Nevada’s case differs in that the state already had a civil union provision in place, adopted by the legislature over the governor’s veto in 2009. Nevada’s broad civil union was so far-reaching as to render the prohibition against gay marriage in the state almost meaningless, as least with regard to any legal or financial benefits.
Ohio’s case is somewhat different in that the federal judge struck more narrowly, finding that Ohio had a history of recognizing marriages performed in other states, such those involving cousins or minors. Ohio was, he argued, thus obliged to make similar allowance for same sex marriages. Moreover, the Ohio ruling seemingly applied only to death certificates.
But as Kennedy did in Windsor, Black used language that swept widely. Black found that when “a state effectively terminates the marriage of a same-sex couple married in another jurisdiction, it intrudes into the realm of private marital, family and intimate relations specifically protected by the Supreme Court.”
Black also argued that "once you get married lawfully in one state, another state cannot summarily take your marriage away.”
It’s hard to see how that language could be constrained to death certificates. At the very least, Black's holding seems to push toward requiring states that ban gay marriage to recognize those performed in other states. Black’s decision is thus a direct challenge to the remaining leg of the Defense of Marriage Act, which insulates states from recognizing same-sex marriages performed in other states.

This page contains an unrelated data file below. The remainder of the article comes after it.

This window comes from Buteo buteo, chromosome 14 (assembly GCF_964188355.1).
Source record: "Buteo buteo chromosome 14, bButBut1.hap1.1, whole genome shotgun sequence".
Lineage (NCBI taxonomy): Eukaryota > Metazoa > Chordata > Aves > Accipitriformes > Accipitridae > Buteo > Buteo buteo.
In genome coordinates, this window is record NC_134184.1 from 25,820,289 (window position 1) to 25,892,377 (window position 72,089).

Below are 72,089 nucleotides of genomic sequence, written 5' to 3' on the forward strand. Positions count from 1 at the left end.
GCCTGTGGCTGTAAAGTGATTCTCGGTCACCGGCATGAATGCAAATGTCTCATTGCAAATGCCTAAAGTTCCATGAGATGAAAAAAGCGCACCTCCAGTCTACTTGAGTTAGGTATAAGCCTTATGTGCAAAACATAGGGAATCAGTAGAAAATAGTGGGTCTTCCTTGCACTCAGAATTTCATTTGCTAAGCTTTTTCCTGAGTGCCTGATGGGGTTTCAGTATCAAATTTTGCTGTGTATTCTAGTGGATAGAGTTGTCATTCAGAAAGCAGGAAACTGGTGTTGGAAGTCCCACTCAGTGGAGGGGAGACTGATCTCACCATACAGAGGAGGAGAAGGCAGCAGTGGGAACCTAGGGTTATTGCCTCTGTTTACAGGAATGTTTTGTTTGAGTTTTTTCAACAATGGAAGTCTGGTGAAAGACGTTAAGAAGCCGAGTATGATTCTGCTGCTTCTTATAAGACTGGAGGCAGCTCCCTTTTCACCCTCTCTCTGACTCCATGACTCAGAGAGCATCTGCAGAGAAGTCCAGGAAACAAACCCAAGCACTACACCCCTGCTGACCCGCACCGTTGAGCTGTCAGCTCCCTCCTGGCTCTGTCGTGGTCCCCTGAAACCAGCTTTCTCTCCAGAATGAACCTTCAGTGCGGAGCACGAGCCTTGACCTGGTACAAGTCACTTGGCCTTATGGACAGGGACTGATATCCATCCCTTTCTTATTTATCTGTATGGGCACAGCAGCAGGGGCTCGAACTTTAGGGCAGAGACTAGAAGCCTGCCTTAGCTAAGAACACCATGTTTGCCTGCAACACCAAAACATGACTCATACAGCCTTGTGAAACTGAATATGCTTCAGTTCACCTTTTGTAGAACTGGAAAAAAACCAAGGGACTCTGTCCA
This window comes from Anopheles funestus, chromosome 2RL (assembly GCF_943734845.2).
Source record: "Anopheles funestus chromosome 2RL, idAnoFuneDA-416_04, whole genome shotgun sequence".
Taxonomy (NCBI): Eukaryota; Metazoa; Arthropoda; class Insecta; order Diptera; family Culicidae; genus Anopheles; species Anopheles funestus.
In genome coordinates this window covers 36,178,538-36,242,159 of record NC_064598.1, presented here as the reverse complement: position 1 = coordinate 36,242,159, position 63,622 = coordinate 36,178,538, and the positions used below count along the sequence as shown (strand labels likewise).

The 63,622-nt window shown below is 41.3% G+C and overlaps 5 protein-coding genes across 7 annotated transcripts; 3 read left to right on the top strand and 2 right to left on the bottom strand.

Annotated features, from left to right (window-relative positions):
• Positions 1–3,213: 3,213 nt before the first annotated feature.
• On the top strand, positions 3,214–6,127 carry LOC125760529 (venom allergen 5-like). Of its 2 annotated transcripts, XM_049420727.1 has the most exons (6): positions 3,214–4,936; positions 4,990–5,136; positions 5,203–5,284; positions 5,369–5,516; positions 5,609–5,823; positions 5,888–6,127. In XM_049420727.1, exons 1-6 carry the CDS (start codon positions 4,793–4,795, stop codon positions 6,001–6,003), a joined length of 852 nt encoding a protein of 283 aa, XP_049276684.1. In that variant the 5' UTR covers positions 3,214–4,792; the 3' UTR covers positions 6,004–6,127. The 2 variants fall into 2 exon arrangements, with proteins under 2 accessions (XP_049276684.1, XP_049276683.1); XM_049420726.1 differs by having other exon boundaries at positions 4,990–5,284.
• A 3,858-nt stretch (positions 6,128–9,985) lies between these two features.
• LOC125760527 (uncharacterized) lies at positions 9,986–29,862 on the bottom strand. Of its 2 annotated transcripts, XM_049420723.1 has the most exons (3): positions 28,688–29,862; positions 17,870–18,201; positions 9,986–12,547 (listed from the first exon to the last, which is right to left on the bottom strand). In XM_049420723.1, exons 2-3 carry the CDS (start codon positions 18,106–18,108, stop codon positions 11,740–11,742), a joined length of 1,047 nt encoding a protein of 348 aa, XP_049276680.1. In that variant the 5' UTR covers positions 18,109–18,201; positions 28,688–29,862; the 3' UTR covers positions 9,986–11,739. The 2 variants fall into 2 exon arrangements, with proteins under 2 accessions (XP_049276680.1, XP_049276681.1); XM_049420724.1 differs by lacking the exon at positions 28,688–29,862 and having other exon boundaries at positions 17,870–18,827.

“A lot depends on whether the courts of appeal take seriously the Supreme Court’s assurances that the states will be allowed to shape their own marriage laws,” said Bill Duncan, director of the Marriage Law Center for the Utah-based Sutherland Institute.
Overlooked in the focus on Scalia’s dissent, Duncan said, is another dissent, this one by Chief Justice John Roberts, which sought to lock the majority into its promise to respect state marriage definitions, forestalling what Scalia predicted and, oddly, helped bring about with his own dissent.
“However Kennedy views the legal arguments will determine the final outcome,” Duncan said. “Kennedy has always supported plaintiffs on gay rights matters, but he also has a long tradition of supporting federalism and state autonomy.”
So was Roberts or Scalia right in their reading of Kennedy’s Windsor ruling? Does Windsor protect states in defining marriage? Or does it lay the groundwork for upheaval?
Only Justice Kennedy knows for sure.
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